I’ve talked before about how much I enjoy the part of my job that involves developing custom schedules. It really is the perfect job for my puzzle-oriented brain.
Well, when the bar exam is an indeterminate amount of time in the future, the puzzle becomes infinitely more complicated. If your bar date is TBD, whether due to a pandemic or simply due to personal circumstances, there are things you can do to make your schedule effective.
Step One: Assess the Amount of Time you have Until the Exam
If this is unknown (again, pandemic!), base this on the “standard” next bar date for now, and then adjust once you get more information. If your bar date is set but subject to change, again, go with your “known” information, with permission to be lenient with yourself if it changes. Remember: early preparation will not go to waste if your bar date gets pushed back, but stalling on preparations because your bar date “might” change is extremely likely to bite you later.
Step Two: Assess the Amount of Time you have Available to Study on a Day-to-Day Basis
This is really always a good idea. But there’s a new twist. Maybe you can afford to be out of work for two months, but a potentially-delayed bar date means that you need to find a part-time job fast. Or perhaps you can stay home indefinitely due to your support network, but you’re suddenly studying at home with your kids running around. These are just two possibilities that could seriously cut into your prep time. So design your study schedule on the assumption that you’ll have less time, and either give yourself “recommended” tasks with extra review/practice, or give yourself permission to work ahead in your schedule if you have more time than anticipated. Working ahead will give you a buffer for when things go off track later, or will give you time to do additional work closer to the (date-uncertain) exam.
Step Three: Assess your Study Materials and Practice Questions
So if you’ve stuck with me this far, you might now be wondering what the heck I think you should actually do, and this is where we’re getting into that. You have a date-uncertain bar exam and probably anywhere from two months to six months to prepare for it. That’s a huge gap! But we can still offer some advice.
Start with your performance test practice. Most bar exams include some sort of performance test, and no matter how far away from the exam you are, you should be practicing this at least weekly. Why? Well, it’s a skill-based part of the exam, which means that you don’t have to worry about losing memory. But timing is important, which means that practice is absolutely critical. By practicing early and regularly, you can really boost points.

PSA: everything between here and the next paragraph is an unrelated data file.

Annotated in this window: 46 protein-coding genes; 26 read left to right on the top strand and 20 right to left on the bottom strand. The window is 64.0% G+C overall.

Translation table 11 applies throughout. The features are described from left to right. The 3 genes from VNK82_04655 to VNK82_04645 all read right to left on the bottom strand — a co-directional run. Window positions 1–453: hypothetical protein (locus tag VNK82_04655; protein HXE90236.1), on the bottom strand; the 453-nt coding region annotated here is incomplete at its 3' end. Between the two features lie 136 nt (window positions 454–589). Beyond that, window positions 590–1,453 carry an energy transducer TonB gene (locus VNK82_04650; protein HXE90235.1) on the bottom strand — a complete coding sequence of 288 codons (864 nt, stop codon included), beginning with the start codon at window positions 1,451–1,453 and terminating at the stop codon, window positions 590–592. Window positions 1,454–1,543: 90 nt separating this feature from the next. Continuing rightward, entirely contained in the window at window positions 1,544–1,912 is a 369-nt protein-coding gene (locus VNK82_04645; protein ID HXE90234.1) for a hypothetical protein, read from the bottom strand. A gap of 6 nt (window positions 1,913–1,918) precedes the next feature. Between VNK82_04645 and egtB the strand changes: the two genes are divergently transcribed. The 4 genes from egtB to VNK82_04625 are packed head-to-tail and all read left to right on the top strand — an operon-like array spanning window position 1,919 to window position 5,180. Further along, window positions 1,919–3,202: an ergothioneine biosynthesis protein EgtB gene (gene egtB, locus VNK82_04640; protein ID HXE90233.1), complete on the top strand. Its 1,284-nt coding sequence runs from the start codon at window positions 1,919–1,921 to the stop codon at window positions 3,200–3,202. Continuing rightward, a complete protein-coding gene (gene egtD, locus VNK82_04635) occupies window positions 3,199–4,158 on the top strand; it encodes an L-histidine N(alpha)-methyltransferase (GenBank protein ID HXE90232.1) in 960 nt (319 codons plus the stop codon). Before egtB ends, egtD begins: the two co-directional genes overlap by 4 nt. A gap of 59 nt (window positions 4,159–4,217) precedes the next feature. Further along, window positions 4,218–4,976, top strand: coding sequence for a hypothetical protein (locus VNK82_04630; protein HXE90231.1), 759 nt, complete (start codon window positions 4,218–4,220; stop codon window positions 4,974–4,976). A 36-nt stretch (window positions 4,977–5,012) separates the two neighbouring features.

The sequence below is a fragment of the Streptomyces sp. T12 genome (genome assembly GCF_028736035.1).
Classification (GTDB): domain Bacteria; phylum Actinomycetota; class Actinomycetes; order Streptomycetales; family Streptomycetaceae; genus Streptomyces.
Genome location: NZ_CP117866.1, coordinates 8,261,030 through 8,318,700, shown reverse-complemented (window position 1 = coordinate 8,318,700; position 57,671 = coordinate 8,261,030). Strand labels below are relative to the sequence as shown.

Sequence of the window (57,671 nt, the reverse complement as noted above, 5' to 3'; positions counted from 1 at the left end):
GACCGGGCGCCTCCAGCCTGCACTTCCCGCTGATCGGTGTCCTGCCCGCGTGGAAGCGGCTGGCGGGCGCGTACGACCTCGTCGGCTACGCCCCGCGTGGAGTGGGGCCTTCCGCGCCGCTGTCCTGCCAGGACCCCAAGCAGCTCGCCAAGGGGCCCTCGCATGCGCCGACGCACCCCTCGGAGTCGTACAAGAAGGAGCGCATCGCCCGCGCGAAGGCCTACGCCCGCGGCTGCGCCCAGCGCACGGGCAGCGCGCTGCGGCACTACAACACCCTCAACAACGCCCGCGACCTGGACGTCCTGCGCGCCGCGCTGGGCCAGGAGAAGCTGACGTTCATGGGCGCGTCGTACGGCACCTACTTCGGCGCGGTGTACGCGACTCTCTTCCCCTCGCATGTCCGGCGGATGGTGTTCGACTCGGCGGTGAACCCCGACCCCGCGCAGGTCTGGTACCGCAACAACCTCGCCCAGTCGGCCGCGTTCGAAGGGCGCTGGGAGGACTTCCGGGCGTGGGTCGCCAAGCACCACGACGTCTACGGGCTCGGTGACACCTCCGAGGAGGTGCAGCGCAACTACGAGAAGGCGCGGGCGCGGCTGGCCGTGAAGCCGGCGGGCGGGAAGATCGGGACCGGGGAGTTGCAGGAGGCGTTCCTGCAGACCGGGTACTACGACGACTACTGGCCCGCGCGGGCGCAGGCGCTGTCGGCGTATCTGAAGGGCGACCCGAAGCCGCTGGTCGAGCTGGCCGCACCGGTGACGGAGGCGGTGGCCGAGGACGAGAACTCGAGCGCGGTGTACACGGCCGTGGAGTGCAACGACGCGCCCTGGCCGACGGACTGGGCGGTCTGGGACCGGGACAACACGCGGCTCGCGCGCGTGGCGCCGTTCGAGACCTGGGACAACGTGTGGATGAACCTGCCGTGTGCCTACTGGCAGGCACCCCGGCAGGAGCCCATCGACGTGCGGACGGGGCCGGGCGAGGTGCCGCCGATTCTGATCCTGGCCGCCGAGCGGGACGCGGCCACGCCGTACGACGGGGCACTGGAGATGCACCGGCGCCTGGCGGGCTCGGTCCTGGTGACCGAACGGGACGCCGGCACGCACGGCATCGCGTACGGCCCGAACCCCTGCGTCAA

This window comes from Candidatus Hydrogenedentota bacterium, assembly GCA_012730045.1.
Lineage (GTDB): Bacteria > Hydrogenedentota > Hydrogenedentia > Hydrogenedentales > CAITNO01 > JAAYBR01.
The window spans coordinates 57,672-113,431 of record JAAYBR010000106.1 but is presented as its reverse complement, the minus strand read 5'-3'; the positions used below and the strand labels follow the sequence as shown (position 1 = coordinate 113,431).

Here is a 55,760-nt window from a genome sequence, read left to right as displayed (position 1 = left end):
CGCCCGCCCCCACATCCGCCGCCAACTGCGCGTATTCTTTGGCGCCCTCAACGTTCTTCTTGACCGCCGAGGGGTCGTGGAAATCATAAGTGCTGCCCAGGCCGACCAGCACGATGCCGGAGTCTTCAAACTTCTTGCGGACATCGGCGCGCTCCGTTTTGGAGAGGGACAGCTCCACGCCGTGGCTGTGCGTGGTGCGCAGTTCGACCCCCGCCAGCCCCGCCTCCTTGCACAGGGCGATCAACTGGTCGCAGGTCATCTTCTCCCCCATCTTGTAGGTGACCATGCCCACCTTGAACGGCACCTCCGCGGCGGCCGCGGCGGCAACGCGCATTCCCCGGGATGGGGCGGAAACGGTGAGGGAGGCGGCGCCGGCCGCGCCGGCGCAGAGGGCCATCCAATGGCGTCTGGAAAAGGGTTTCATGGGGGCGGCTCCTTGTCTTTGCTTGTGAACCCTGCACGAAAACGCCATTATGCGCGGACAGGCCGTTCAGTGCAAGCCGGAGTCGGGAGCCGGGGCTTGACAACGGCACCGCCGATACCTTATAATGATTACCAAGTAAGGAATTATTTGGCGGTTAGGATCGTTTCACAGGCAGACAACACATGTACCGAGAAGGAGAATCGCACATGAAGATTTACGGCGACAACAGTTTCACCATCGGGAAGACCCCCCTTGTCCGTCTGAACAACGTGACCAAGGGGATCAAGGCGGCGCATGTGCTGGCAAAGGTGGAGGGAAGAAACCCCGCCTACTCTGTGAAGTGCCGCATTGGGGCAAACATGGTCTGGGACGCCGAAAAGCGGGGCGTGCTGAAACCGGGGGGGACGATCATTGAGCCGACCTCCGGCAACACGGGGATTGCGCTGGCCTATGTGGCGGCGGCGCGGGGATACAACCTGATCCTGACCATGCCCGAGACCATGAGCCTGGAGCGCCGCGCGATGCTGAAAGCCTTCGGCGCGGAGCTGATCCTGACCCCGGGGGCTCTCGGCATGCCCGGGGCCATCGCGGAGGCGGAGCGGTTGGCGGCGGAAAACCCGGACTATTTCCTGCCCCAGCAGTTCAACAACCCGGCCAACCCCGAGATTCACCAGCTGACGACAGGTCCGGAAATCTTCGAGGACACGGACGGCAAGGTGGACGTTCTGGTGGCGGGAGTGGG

Next, move on to your study outlines. If you’re three or more months away from the exam, you may be able to devote a full week to each subject, which is really fantastic. You also might not want to be memorizing just yet. What you should try to do is get your study outlines in shape so that they are easy to memorize when the time comes. Not sure when that time will be? No problem! As long as you have materials that you can easily revisit and memorize because they are written in the way that you learn and write.
Note that I said “and write” at the end of that last sentence. At the risk of being overly repetitious, it’s not enough to just make the study outlines. You need to make sure that they are useful. Yes, they need to be memorizable for you, but they also need to be set up so that they are making it easy for you to write answers to exam questions (or find answers on multiple choice questions). The best way to make sure you are doing this is to do regular practice, preferably using real bar questions. And don’t forget to self-evaluate! By reviewing even terrible essays and MBE practice sessions, you will figure out not only what law you didn’t understand, but also how you can set up your outlines so that you can answer questions more effectively.
Step Four: Give yourself Permission to have a Question Mark at the End of your Study Schedule
Many bar studiers right now don’t know exactly when their exam will be. The advice above still applies. You want to set yourself up in such a way that no matter when the bar happens, you have (1) reviewed all subject areas, (2) outlined the information so that you understand it, and (3) practiced all question types. Once you get your final bar date, you can then work in opportunities for you to re-review and memorize all subject areas. The best way to do this is to add even more practice to your study schedule so that you have more than just rote memorization: you want to have the ability to use the law for effective analysis. You might have two weeks or two months for this review. But if you gave yourself a solid foundation in the preceding weeks, you will be able to prioritize memorization and practice and make that time really count.